Not long ago, Pacific salmon geographies of harvest, consumption, and reproduction were conterminous. Forten millennia, where fish spawned was also where they were caught and eaten, but in the last two centuries industrial fishing techniques launched harvestersdownstream and out to sea, while salting, canning, and freezing technologies expanded consumption across time and space. We now eat Pacific salmon in any season anywhere in the world. The tight linkage of fish, habitat, and humans shattered, replaced by modern spaces that are increasingly irreconcilable.
This disconnect was brought home yesterday when the Monterey Bay Aquarium advised consumers not to buy salmon caught off of most of the Oregon coast. The MBA’s downgrading of salmon caught south of Cape Falcon hit the state hard. The Portland Oregonian and Oregon Public Broadcasting covered the story not only for the sake of urban consumers but for rural fishers who will suffer from any decline in consumer demand.Read More ...
I had to post this reader photo, from Flickr member ben j. It's a great shot! He took it in Boulder, Utah.
Add your photos to the HCN Community Flickr pool; we feature selected photos from the group from time to time on this blog. You can also enter HCN's many 40th anniversary photo contests at our 40th anniversary web site.
Sometimes no news is good news, so I’ll count last week's relatively uneventful oral arguments as a boon for continued wolf recovery efforts in the northern Rockies. But the mood both inside and outside the U.S. district courthouse in Missoula shows there’s still much work to be done to ensure sustainable wolf management in the region.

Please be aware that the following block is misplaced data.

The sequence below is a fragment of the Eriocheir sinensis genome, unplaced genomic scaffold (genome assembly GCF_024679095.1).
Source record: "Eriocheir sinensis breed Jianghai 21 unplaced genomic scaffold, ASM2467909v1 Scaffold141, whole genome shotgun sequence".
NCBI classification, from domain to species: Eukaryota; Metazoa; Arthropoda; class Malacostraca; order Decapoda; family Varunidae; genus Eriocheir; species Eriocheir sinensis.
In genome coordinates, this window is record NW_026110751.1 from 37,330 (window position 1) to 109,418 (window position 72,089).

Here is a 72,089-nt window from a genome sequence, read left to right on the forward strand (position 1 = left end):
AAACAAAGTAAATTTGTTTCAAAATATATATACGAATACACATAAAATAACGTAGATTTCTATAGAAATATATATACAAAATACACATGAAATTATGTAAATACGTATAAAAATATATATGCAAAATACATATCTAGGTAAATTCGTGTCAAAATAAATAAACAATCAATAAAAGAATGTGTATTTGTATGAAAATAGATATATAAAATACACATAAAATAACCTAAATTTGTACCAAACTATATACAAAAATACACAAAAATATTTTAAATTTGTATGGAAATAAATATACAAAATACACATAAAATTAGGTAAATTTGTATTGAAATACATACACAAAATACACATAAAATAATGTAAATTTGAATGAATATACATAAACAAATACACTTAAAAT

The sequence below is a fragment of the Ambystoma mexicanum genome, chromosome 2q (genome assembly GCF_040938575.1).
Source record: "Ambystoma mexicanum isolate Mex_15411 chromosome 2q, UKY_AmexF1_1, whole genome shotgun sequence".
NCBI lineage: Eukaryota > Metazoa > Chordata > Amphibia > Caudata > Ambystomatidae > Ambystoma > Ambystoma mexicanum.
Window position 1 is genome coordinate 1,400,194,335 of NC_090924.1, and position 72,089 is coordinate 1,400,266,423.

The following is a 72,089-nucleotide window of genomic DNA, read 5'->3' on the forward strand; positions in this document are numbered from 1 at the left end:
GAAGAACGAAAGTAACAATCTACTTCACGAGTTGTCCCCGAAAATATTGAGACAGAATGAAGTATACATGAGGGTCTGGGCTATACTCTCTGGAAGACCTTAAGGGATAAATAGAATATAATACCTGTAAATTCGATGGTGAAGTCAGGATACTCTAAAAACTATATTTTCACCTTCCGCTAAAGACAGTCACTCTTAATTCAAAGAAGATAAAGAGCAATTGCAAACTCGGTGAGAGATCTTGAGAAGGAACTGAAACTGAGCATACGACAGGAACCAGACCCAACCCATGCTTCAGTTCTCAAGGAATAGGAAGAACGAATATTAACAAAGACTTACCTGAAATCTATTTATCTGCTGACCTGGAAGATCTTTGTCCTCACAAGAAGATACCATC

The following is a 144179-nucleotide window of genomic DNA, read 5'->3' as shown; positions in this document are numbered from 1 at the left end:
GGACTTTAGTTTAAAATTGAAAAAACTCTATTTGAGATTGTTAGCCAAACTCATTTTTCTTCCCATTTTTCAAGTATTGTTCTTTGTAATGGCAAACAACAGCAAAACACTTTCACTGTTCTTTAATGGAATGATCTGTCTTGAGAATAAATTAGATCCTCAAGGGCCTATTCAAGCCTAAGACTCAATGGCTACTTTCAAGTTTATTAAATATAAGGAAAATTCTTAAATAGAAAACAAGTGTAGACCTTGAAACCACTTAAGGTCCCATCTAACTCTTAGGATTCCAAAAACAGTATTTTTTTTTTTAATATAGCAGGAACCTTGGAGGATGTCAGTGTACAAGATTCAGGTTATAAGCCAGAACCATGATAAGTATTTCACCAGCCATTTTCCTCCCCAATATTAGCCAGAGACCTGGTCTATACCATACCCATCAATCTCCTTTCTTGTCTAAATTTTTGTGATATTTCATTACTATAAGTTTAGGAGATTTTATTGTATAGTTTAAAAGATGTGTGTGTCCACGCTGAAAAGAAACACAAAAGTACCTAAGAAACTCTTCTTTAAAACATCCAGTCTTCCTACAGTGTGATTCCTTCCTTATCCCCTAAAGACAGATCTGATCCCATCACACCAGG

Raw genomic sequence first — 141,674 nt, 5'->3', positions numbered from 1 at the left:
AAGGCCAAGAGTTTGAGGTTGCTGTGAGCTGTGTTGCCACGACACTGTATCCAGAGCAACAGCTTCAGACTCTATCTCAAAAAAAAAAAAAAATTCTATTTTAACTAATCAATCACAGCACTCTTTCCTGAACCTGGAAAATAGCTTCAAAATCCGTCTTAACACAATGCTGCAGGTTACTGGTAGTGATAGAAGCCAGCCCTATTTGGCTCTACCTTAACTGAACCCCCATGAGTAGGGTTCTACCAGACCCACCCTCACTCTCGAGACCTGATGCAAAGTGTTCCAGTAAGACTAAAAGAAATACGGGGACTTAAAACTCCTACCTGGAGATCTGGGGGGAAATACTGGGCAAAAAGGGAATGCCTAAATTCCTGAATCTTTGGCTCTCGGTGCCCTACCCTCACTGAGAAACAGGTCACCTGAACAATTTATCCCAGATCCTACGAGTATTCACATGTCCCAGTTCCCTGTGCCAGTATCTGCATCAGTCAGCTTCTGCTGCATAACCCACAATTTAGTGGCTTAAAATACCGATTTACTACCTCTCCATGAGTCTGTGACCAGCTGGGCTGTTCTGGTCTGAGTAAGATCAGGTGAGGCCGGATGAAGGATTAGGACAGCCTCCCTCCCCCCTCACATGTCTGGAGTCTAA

Defenders of Wildlife and other conservation organizations brought suit against the federal government for not providing adequate protections for wolves under the Endangered Species Act. The legal question at stake is whether wolves can be protected in one state (Wyoming) while remaining under aggressive state management in neighboring states (Idaho and Montana).
Wyoming’s wolf plan would have allowed the animals to be shot on sight in 90 percent of the state, which was previously deemed to be inadequate protection for the species and resulted in their re-listing in Wyoming. Meanwhile, Idaho and Montana adopted more reasonable wolf plans, only to allow hunting in 2009 to cull the growing population. Unfortunately, the wolves don’t know when they’ve crossed state lines, leaving them in the precarious position of being safe on one side and targeted by hunters on the other.
Two years ago High Country News’ cover boldly proclaimed Peace on the Klamath. The reference was to the Klamath River, where a collection of federal and state agencies, irrigators, fishing organizations and environmental groups had announced an agreement which the article claimed would end the river's water wars and result in a future characterized by harmony and collaboration on water issues.
Subsequent events indicate that the resulting Klamath Basin Restoration Agreement (KBRA) has itself resulted in conflict and controversy. Two environmental groups – Waterwatch of Oregon and Oregon Wild - were expelled from negotiations; they have been joined by the Hoopa Tribe and the Northcoast Environmental Center (NEC) in opposing the final deal. Both the Hoopa Tribe and the NEC participated in negotiations until the end but decided the final deal is not in their or the Klamath River’s interest.